I also hear a lot of people saying, ooh I don't have anything to photograph.. well you are just learning the basics so why not just photograph things around the house or area where you live? Try shooting indoors, outdoors and different lighting conditions. Play with different settings and see which works best on when. Trust me, its not as easy as it seems and the experience will help you. Lest not get into a situation where you need to take a photo but didn't know how to. Ouch!
      Anyway, that's the 3 basic stages in learning up Photography, I'll try to find time to go deeper on each area and explain more, so stay tuned ya! Till then, keep on shooting! Cool
Adrian Y. 

July 1, 2009 11:56 by Adrian

Hey everyone!

          Hope everyone's all well and good..  this entry will be a collection of shots taken at Patong beach.. below is a dreamy picture of a really long row of beach chairs stretching to quite a distance towards the other end of the beach..  the dreamy effect isn't created by photoshop but rather something more natural.. 

The early morning view of the beach.. the image is aimed to show distance and depth flowing towards the mountain.. a sand trail would be perfect leading towards the mountain but since this is a holiday shot, and to the other fact that we didn't have the beach to ourselves to 'set up' the perfect shot, this is as close as we could get.. 

The water is just so great, it doesn't smell like what we get in Port Dickson and its just clean.. the waves rushing water over our feet in nature's own rythm along with the spectacular skyline, I decided to take a shot of just that.. 

The below shot was taken with a slow shutter speed at 1/13 sec to give the impression of water flowing.. the upper corner was purposely left blank or in this case the view of the sand as this will create the feel of water rushing upwards towards the beach..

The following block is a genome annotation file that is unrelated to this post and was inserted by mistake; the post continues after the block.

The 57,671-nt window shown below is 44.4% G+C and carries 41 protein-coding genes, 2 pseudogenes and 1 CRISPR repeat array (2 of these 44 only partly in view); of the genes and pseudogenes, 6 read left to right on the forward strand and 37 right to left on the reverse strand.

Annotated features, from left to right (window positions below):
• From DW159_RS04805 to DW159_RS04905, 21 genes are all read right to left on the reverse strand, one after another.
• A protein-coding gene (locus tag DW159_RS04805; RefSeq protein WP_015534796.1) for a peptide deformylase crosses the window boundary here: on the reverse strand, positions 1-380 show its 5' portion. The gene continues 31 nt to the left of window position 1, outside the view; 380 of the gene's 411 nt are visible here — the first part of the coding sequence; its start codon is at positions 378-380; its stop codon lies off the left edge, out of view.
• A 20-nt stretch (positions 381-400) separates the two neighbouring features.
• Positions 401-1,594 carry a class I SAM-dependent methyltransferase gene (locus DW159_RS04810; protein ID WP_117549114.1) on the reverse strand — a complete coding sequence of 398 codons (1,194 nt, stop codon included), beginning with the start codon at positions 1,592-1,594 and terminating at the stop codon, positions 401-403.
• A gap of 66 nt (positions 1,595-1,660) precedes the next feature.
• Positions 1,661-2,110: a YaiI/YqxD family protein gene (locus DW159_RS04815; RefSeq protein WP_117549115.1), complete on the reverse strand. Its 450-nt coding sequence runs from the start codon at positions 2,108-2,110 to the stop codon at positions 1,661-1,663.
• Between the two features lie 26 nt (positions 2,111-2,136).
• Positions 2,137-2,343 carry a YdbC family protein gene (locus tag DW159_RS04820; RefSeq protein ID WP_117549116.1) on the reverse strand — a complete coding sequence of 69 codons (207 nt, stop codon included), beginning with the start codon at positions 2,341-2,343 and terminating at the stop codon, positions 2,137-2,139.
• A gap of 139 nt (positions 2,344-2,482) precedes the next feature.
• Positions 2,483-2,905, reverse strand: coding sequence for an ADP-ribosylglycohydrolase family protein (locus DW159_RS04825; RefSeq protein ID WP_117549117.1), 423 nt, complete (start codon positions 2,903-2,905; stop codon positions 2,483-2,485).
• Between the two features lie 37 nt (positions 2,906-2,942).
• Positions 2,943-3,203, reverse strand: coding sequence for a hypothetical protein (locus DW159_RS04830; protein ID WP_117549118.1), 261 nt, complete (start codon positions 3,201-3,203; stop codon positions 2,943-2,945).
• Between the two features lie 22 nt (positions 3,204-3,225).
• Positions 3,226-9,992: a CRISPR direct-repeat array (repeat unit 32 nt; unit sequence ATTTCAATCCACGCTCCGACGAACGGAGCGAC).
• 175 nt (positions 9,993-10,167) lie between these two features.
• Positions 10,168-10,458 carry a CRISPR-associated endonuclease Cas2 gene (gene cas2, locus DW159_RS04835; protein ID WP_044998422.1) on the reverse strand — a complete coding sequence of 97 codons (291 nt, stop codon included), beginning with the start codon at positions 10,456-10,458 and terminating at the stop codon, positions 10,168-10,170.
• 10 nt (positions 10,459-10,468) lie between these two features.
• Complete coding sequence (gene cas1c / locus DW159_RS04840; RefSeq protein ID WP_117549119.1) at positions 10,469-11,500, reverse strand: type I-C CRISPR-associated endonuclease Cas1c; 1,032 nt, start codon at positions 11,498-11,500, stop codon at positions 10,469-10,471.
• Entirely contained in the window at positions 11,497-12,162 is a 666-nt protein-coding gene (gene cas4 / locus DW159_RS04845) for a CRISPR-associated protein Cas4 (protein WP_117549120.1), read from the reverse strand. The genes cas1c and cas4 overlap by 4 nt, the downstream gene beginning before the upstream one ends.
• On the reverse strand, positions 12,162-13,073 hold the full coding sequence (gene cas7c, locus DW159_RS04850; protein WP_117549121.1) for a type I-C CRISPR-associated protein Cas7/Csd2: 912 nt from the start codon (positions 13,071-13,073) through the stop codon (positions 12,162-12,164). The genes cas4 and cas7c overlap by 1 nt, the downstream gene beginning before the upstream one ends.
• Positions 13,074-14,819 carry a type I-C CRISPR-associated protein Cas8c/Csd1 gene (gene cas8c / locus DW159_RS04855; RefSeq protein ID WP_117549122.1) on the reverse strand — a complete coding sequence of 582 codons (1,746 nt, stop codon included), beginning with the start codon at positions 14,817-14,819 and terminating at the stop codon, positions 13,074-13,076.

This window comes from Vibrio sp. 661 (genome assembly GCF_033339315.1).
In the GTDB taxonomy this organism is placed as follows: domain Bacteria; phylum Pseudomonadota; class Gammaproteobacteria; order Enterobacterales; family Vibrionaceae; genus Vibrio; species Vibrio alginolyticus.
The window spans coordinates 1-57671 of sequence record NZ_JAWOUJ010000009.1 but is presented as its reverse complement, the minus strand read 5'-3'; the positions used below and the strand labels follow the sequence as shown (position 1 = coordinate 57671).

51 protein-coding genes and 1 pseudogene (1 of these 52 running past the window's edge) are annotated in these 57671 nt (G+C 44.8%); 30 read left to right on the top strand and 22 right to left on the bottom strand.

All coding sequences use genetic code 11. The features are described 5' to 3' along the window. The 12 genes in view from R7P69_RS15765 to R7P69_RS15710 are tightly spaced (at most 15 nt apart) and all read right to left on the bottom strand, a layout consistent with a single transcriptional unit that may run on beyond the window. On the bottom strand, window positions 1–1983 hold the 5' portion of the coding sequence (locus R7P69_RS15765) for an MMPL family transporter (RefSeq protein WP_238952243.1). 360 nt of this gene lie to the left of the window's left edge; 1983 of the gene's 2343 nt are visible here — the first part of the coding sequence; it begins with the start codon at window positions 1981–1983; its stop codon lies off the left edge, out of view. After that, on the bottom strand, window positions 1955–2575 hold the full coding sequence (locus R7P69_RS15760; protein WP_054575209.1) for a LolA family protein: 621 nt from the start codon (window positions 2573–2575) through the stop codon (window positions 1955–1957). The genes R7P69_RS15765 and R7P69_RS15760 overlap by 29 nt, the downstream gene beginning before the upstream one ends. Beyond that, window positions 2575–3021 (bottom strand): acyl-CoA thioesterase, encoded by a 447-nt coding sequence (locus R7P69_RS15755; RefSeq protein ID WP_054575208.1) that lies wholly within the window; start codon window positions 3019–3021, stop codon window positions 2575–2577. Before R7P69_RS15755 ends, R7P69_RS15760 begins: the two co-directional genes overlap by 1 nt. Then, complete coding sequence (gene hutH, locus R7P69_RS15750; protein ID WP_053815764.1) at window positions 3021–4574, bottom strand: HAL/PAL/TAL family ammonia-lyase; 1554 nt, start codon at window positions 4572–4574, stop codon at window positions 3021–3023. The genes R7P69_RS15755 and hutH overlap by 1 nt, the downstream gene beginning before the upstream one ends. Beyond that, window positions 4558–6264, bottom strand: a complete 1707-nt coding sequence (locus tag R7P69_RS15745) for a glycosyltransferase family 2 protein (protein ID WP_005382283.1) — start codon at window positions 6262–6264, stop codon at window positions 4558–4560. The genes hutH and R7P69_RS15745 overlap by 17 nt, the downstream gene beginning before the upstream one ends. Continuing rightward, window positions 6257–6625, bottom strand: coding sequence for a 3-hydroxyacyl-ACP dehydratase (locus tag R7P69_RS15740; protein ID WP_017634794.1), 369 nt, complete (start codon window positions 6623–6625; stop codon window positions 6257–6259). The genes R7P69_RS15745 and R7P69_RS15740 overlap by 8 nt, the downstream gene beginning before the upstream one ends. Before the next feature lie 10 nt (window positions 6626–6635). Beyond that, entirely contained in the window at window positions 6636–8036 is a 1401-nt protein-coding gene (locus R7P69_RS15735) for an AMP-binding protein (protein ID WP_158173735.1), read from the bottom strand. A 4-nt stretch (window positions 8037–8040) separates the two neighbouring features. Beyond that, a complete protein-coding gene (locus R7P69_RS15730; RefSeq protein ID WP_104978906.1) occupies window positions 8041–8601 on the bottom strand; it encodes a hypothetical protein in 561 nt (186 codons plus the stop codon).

Sometimes as a photographer, I wonder when will I start being just a tourist and just take shots as it is rather than worry about all these tiny details like what goes into every other of Ardent's images..  

These few shots below are during sunset at Patong beach.. the sky was less than ideal as most of the sunlight are obsecured by clouds.. normally what I look for is for that golden 5 minutes but even at that 5 minutes, the shape of the sunset isn't perfect.. far from it.. but what to do? as photographers we are also bound by nature.. and also bounded by $ (can't spend like a month every day taking sunsets until getting the perfect one, tho would sound fun) 

So the above two shots are typical tourist type shot.. but what I wanted was to show the power of the sea amid the backdrop of a beautiful sunset.. kinda like how nature can be so beautiful and destructive as proven in the 2004 tsunami..  

The below shot was taken with the waves going towards the beach.. what I wanted is to show the tranquility of the empty beach against the moving flow of the waves.. to achieve the desired shot, the below shot was taken with 1/3sec at 14mm exposure hand held.. as a trained photographer, 1/3sec even at 200mm zoom is possible but standing on the unstable sand and just coming off the boat trip from Phi Phi island which made me continuously sway even on solid ground made things very tricky indeed..

But again its all about timing and knowing how to get control of your body.. wasn't easy but there it is..  an image of a moving wave crashing towards the tranquil beach.. 

Now coming back to that initial imagery of a wave rushing to shore against the beauty of the sunset sky..  with again 1/3 sec exposure, and timed to perfection, the below shot is created...  this in within the 5 golden minutes just before sunset.. the serenity of the skyline is offset by the rushing power of the incoming wave...

Now with that above shot safely tucked in, some creativity is added in to further add depth and enhance the wave motion further. 

And the final shot, which is meant to capture the final landscape sunset before the final golden minutes are up..  

To conclude, the images are meant to create depth and mixing power of movement against the calm serene and beautiful skyline.. the above pictures aren't blured with photoshop just some minor enhancements in contrasts as my camera is set to 'Standard' and not 'Vivid' so as to allow me to control the contrast later.

I hope that you all enjoy the above pictures and understood the creativity and art direction that I was aiming to create... 


Adrian Y. 

June 5, 2009 11:04 by Adrian

Hey everyone!

       Its already in mid June..  and in conjunction to giving the best to our clients.. Ardent just invested on a new baby.. the Nikkor AF-S 14-24mm f/2.8 ED N .. the best ultrawide lens from Nikon, launched along with the D3.. both was awarded the EISA 2008-2009 Best Camera and Lens for its superior image quality..